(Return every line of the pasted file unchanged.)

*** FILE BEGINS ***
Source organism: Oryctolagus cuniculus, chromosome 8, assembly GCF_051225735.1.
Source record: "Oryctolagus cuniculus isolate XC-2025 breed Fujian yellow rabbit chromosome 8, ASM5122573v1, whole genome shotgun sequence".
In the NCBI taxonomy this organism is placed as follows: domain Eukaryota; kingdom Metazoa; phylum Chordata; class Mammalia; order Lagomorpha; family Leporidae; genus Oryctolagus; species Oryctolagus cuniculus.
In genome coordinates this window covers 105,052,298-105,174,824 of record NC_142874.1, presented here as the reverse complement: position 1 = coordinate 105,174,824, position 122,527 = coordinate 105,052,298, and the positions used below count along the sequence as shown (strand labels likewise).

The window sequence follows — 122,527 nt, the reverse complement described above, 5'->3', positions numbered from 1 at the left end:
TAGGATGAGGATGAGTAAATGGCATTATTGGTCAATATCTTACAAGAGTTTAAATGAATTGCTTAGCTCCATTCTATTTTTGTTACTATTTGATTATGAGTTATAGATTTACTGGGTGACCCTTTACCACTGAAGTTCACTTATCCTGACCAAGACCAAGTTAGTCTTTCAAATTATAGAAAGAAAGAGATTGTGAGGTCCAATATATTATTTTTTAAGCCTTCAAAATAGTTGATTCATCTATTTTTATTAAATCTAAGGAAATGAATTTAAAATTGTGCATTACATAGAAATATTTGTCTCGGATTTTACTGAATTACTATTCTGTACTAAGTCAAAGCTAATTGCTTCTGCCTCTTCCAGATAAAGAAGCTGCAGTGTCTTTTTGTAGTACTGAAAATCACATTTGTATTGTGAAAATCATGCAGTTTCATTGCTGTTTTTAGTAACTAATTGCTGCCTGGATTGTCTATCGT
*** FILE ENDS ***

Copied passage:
Source organism: Oryctolagus cuniculus, chromosome 8, assembly GCF_051225735.1.
Source record: "Oryctolagus cuniculus isolate XC-2025 breed Fujian yellow rabbit chromosome 8, ASM5122573v1, whole genome shotgun sequence".
In the NCBI taxonomy this organism is placed as follows: domain Eukaryota; kingdom Metazoa; phylum Chordata; class Mammalia; order Lagomorpha; family Leporidae; genus Oryctolagus; species Oryctolagus cuniculus.
In genome coordinates this window covers 105,052,298-105,174,824 of record NC_142874.1, presented here as the reverse complement: position 1 = coordinate 105,174,824, position 122,527 = coordinate 105,052,298, and the positions used below count along the sequence as shown (strand labels likewise).

The window sequence follows — 122,527 nt, the reverse complement described above, 5'->3', positions numbered from 1 at the left end:
TAGGATGAGGATGAGTAAATGGCATTATTGGTCAATATCTTACAAGAGTTTAAATGAATTGCTTAGCTCCATTCTATTTTTGTTACTATTTGATTATGAGTTATAGATTTACTGGGTGACCCTTTACCACTGAAGTTCACTTATCCTGACCAAGACCAAGTTAGTCTTTCAAATTATAGAAAGAAAGAGATTGTGAGGTCCAATATATTATTTTTTAAGCCTTCAAAATAGTTGATTCATCTATTTTTATTAAATCTAAGGAAATGAATTTAAAATTGTGCATTACATAGAAATATTTGTCTCGGATTTTACTGAATTACTATTCTGTACTAAGTCAAAGCTAATTGCTTCTGCCTCTTCCAGATAAAGAAGCTGCAGTGTCTTTTTGTAGTACTGAAAATCACATTTGTATTGTGAAAATCATGCAGTTTCATTGCTGTTTTTAGTAACTAATTGCTGCCTGGATTGTCTATCGT